In my opinion, the proper forum in which to answer these questions is a courtroom, not a zoning or council meeting. The current zoning designation on this property was properly negotiated with the community and strict covenants were placed on this property as an MF-33 prior to the current rezoning request. The prior applicant followed the proper zoning process and had the modified zoning designation approved by City Council. The city as the applicant did meet with residents in the surrounding communities, yet limited the amount of input, if any, with the property owner. Under the Unified Development Code, the city is able apply for a rezoning as an applicant and does not require consent or input from the property owner.
Majority of the arguments in favor of the rezoning addressed congestion and density in the area. This seems to be a transportation and infrastructure concern not land use. “Downzoning” this property would unfairly imply that this tract of land would result in solving the congestion and density issues through the respective corridor which is not the case. Following this logic would also suggest “down-zoning” is the answer to other parts of the city that suffers from the same congestion and density issues.
Approving this case would also similarly set another negative precedent by allowing the City to trump both the community negotiations and the process that the city established. If approved, this case would also send an extremely negative message to the business community throughout the city thus creating the potential for adverse effects on new land use investments; as a city, we are constantly looking for enthusiastic San Antonio investors. In other words, allowing the re-zoning could send a message that a property could be rezoned by the City without an owner’s input. While there are moments in which this practice may be appropriate for the betterment of the community, the majority of the Commission did not believe that the applicant was properly notified and/or a compelling interest was not shown justify the change. Approving this re-zoning would create hesitation for investors, banks and lenders due to the element of uncertainty when purchasing property as a commercial investment.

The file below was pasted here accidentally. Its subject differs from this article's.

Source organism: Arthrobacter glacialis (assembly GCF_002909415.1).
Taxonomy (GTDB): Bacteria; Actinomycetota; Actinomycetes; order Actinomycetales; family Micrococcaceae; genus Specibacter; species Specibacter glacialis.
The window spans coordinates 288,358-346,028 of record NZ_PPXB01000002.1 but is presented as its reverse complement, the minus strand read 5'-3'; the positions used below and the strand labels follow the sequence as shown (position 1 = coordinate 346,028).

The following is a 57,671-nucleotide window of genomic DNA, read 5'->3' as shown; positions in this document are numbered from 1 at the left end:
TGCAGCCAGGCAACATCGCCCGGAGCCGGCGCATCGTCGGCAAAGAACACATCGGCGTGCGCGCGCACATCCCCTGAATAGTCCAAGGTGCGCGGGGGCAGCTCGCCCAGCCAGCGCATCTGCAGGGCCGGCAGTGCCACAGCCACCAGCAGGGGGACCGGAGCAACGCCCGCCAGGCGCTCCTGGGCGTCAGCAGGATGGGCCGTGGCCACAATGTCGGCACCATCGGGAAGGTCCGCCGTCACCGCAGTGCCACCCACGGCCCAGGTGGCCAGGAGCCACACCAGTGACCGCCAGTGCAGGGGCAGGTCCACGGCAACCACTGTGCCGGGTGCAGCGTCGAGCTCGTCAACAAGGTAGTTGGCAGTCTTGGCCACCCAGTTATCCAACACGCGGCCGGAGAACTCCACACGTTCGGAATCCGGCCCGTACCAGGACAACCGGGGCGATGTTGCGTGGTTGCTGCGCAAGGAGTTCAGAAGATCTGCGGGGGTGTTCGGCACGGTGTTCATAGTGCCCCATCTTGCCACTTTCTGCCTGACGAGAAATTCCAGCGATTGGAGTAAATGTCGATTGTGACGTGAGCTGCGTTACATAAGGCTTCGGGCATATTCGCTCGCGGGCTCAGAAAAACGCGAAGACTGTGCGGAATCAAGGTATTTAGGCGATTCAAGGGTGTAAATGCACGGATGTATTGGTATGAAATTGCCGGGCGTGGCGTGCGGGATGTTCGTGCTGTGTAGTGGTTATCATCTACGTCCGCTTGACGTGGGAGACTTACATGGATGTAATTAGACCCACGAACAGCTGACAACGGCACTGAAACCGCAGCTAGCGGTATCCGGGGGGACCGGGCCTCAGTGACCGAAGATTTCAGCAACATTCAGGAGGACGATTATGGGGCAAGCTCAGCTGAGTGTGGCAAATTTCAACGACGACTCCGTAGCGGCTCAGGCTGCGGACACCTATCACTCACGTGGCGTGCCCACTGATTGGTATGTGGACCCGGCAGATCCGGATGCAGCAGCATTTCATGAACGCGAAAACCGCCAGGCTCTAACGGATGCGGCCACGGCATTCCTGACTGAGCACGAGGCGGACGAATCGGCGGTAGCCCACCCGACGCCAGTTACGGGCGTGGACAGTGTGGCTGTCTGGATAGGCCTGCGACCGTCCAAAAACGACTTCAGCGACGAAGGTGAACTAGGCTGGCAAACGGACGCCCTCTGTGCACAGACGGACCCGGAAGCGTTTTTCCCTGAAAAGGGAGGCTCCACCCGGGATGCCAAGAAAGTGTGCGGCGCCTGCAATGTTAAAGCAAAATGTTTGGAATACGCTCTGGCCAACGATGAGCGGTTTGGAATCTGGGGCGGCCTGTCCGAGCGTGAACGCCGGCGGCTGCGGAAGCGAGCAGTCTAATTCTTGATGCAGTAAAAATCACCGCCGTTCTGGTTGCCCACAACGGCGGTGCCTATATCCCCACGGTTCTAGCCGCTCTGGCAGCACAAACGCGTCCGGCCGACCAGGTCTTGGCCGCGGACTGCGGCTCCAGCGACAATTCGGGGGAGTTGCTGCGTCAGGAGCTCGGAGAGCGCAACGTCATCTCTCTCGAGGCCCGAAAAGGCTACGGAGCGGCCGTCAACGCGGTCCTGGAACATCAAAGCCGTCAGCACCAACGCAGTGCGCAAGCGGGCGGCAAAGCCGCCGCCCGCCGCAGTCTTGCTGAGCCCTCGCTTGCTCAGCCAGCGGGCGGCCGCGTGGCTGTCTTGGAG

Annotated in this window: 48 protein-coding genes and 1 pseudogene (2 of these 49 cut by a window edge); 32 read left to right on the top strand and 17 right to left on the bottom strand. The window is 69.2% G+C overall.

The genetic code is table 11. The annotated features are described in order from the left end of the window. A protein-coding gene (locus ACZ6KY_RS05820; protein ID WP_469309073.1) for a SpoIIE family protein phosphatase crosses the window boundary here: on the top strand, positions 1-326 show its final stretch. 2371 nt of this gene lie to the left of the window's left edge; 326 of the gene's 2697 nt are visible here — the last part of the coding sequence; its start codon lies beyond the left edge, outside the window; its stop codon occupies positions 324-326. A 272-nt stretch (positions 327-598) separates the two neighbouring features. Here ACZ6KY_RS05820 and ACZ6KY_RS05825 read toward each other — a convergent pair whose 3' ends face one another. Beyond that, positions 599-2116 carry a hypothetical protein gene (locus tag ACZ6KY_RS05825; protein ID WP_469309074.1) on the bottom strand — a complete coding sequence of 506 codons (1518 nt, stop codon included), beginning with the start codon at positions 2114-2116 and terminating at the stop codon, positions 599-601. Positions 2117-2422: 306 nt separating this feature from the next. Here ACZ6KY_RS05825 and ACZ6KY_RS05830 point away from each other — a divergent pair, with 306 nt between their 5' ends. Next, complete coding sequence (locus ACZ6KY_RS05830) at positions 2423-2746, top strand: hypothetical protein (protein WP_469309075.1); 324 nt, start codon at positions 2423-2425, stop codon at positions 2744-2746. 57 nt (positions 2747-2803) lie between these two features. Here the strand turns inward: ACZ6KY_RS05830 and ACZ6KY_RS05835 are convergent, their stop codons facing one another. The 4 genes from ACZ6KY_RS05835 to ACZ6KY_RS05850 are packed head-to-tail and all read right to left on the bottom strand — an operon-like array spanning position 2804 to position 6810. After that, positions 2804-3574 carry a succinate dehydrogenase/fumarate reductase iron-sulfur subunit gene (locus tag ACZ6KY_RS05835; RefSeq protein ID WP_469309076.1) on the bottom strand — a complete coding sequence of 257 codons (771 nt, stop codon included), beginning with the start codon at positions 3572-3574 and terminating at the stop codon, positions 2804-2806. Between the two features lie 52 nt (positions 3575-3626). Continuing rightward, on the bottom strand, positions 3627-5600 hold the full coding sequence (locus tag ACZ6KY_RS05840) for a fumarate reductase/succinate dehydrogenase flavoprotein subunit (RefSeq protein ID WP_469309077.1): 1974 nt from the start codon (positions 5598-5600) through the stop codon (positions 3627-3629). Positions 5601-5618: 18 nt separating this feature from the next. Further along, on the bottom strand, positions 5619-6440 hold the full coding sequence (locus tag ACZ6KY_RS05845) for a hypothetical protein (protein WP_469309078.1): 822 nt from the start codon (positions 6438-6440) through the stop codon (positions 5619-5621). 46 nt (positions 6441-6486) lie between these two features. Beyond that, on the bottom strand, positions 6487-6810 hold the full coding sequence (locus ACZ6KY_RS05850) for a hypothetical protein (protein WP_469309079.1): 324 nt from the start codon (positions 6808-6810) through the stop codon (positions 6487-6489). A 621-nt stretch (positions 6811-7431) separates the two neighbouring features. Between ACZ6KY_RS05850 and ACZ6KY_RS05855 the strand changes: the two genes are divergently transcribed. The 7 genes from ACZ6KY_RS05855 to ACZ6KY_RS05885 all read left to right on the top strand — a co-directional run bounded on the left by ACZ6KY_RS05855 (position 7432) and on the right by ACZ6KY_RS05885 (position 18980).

Despite the fact that the Commission’s decisions did not align with the City zoning staff’s recommendations on both cases, the staff was well prepared and provided insight to support their recommendations. City staff is responsible for facilitating the process and presenting a recommendation to the Commission and City Council, a recommendation that often times is not followed. In both cases, they were confronted with adversity but handled the situation with the utmost professionalism.
Top image: A full house at the Zoning Commission meeting on April 19 2016. Photo by Scott Ball.